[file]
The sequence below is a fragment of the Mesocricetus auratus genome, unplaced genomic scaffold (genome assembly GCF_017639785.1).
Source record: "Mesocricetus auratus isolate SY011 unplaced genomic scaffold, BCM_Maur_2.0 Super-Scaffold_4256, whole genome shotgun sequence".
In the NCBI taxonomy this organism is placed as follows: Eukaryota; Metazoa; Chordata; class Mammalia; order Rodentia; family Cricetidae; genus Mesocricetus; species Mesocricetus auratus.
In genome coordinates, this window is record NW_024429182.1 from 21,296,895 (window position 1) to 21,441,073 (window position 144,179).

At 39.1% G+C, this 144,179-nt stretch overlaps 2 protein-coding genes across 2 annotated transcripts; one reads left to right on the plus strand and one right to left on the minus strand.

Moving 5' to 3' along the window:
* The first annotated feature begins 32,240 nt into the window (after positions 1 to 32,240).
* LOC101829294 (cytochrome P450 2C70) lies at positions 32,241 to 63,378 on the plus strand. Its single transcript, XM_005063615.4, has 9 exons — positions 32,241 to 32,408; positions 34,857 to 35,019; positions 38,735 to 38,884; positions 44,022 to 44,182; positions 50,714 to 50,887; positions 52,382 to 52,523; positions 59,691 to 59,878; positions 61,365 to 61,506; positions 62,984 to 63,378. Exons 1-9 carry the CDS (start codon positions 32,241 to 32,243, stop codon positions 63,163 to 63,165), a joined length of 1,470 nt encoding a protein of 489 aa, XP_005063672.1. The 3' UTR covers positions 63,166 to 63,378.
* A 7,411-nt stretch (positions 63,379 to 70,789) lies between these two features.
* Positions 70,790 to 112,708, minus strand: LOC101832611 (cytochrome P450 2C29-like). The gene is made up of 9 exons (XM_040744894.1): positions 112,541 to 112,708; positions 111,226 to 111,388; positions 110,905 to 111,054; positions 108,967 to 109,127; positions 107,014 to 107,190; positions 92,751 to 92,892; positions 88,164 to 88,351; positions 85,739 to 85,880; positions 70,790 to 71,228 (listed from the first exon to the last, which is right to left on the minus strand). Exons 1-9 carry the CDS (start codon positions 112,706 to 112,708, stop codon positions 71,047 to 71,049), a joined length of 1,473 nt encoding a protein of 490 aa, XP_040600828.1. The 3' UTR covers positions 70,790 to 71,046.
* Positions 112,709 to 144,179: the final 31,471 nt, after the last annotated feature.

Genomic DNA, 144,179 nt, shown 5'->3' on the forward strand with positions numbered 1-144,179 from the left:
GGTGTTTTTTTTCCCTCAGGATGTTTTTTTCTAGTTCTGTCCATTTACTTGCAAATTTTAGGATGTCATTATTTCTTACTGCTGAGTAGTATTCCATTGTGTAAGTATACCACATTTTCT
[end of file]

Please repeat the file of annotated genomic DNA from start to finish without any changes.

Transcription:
The sequence below is a fragment of the Mesocricetus auratus genome, unplaced genomic scaffold (genome assembly GCF_017639785.1).
Source record: "Mesocricetus auratus isolate SY011 unplaced genomic scaffold, BCM_Maur_2.0 Super-Scaffold_4256, whole genome shotgun sequence".
In the NCBI taxonomy this organism is placed as follows: Eukaryota; Metazoa; Chordata; class Mammalia; order Rodentia; family Cricetidae; genus Mesocricetus; species Mesocricetus auratus.
In genome coordinates, this window is record NW_024429182.1 from 21,296,895 (window position 1) to 21,441,073 (window position 144,179).

At 39.1% G+C, this 144,179-nt stretch overlaps 2 protein-coding genes across 2 annotated transcripts; one reads left to right on the plus strand and one right to left on the minus strand.

Moving 5' to 3' along the window:
* The first annotated feature begins 32,240 nt into the window (after positions 1 to 32,240).
* LOC101829294 (cytochrome P450 2C70) lies at positions 32,241 to 63,378 on the plus strand. Its single transcript, XM_005063615.4, has 9 exons — positions 32,241 to 32,408; positions 34,857 to 35,019; positions 38,735 to 38,884; positions 44,022 to 44,182; positions 50,714 to 50,887; positions 52,382 to 52,523; positions 59,691 to 59,878; positions 61,365 to 61,506; positions 62,984 to 63,378. Exons 1-9 carry the CDS (start codon positions 32,241 to 32,243, stop codon positions 63,163 to 63,165), a joined length of 1,470 nt encoding a protein of 489 aa, XP_005063672.1. The 3' UTR covers positions 63,166 to 63,378.
* A 7,411-nt stretch (positions 63,379 to 70,789) lies between these two features.
* Positions 70,790 to 112,708, minus strand: LOC101832611 (cytochrome P450 2C29-like). The gene is made up of 9 exons (XM_040744894.1): positions 112,541 to 112,708; positions 111,226 to 111,388; positions 110,905 to 111,054; positions 108,967 to 109,127; positions 107,014 to 107,190; positions 92,751 to 92,892; positions 88,164 to 88,351; positions 85,739 to 85,880; positions 70,790 to 71,228 (listed from the first exon to the last, which is right to left on the minus strand). Exons 1-9 carry the CDS (start codon positions 112,706 to 112,708, stop codon positions 71,047 to 71,049), a joined length of 1,473 nt encoding a protein of 490 aa, XP_040600828.1. The 3' UTR covers positions 70,790 to 71,046.
* Positions 112,709 to 144,179: the final 31,471 nt, after the last annotated feature.

Genomic DNA, 144,179 nt, shown 5'->3' on the forward strand with positions numbered 1-144,179 from the left:
GGTGTTTTTTTTCCCTCAGGATGTTTTTTTCTAGTTCTGTCCATTTACTTGCAAATTTTAGGATGTCATTATTTCTTACTGCTGAGTAGTATTCCATTGTGTAAGTATACCACATTTTCT